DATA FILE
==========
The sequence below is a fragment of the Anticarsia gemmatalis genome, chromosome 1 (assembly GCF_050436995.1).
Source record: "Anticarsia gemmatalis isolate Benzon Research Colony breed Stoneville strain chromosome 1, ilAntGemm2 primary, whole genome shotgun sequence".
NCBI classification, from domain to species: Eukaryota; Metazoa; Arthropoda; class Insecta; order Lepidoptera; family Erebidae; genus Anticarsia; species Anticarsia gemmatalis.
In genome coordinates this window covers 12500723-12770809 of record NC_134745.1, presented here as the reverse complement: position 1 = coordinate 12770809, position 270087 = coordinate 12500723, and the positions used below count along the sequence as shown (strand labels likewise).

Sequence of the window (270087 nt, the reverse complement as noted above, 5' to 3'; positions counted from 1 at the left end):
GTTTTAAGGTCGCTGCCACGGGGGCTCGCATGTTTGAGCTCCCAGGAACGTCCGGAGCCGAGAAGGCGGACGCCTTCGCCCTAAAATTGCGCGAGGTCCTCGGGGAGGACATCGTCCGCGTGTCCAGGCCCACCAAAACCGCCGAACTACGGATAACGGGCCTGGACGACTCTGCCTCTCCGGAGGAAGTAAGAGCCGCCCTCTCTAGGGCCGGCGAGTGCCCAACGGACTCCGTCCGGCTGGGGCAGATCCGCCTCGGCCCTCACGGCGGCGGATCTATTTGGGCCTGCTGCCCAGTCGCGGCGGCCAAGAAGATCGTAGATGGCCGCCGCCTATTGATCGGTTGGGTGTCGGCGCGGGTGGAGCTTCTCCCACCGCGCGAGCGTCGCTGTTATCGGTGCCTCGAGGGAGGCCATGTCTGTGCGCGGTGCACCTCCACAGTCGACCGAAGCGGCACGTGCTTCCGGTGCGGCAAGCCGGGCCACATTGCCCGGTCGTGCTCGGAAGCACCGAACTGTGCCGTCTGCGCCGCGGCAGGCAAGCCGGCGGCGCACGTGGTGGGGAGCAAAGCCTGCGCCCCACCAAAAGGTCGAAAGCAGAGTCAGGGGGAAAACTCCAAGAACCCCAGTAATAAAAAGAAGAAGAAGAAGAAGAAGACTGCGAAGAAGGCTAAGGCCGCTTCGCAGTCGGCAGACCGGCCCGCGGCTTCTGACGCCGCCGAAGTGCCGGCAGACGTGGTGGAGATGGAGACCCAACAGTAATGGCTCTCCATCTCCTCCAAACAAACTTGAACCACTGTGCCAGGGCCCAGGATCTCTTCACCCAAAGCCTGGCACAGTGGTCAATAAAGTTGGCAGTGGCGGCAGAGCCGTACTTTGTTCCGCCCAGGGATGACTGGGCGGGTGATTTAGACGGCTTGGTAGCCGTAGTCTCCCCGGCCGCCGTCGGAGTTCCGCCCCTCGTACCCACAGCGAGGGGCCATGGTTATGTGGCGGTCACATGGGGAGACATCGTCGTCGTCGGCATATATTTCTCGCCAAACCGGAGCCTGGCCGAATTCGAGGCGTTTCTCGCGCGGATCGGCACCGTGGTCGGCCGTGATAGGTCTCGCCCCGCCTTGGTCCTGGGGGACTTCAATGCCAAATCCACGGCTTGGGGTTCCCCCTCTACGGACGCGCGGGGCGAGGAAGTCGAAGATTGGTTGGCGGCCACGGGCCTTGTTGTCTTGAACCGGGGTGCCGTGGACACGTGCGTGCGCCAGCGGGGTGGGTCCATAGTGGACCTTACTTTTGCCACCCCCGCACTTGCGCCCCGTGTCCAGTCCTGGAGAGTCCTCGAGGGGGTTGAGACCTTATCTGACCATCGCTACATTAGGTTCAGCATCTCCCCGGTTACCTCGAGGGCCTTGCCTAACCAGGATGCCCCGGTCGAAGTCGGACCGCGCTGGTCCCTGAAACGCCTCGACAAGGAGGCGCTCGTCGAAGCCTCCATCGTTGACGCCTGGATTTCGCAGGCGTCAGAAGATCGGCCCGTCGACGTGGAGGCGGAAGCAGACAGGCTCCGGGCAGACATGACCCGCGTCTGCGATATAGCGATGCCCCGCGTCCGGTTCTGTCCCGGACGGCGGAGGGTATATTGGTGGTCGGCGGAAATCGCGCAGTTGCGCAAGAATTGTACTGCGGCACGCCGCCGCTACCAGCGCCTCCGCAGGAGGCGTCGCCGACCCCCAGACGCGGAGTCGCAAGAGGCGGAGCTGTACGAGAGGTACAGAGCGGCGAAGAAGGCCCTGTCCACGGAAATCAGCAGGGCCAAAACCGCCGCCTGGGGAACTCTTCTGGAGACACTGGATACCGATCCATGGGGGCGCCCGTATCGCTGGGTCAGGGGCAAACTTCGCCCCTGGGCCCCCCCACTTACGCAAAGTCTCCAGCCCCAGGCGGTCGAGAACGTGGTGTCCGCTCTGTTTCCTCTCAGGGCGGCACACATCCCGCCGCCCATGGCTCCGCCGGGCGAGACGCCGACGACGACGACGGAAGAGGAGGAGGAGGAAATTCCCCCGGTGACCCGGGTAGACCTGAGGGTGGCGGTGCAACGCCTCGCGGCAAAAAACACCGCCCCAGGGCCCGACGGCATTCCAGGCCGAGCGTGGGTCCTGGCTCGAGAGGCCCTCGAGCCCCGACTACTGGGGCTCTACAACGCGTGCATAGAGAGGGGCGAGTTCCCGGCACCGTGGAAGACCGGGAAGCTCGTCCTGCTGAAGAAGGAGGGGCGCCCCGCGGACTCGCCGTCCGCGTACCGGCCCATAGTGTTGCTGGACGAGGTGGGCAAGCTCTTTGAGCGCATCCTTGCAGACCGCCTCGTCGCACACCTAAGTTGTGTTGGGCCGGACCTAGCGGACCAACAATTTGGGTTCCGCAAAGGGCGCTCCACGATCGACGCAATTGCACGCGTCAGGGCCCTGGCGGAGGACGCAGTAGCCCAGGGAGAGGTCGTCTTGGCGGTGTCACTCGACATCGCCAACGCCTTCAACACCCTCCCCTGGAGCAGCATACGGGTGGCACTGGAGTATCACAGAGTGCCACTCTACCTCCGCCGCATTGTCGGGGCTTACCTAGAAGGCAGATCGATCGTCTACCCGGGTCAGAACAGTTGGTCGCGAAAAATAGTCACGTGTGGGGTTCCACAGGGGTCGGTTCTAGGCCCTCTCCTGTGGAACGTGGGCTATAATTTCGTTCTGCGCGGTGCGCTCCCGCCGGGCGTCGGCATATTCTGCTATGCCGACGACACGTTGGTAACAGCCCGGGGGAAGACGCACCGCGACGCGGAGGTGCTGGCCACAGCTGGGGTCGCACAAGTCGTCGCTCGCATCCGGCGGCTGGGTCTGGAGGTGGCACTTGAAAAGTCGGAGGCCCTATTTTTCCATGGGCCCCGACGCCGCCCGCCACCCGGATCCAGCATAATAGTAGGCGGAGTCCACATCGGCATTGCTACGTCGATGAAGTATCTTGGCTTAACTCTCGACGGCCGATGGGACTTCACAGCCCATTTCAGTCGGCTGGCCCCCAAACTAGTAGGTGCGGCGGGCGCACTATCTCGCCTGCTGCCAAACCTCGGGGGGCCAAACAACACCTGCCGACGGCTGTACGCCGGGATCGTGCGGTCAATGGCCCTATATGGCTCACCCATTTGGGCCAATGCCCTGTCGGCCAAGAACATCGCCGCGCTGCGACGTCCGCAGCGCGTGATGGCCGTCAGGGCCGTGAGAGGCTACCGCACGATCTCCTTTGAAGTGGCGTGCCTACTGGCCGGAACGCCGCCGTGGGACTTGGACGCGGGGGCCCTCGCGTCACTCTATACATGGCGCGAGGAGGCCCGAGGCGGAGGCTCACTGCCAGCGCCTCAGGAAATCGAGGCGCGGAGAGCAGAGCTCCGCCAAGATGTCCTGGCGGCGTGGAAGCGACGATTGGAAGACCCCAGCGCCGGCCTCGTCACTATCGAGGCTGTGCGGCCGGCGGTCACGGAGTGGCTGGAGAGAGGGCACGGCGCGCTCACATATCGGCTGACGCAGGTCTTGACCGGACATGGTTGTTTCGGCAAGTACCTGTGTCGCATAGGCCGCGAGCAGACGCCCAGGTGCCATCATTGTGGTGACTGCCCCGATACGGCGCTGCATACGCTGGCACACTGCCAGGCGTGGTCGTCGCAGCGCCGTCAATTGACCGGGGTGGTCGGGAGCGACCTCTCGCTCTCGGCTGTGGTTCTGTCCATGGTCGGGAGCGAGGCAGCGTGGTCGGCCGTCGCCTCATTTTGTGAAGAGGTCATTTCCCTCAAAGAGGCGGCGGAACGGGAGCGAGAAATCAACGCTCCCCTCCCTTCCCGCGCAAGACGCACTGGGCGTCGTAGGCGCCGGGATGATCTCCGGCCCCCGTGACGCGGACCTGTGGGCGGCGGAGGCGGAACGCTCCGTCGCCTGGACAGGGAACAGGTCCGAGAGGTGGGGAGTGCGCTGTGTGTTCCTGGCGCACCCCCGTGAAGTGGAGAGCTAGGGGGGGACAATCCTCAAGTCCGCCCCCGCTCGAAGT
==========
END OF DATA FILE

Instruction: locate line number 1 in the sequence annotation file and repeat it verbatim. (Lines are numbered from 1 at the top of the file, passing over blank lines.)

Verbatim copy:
The sequence below is a fragment of the Anticarsia gemmatalis genome, chromosome 1 (assembly GCF_050436995.1).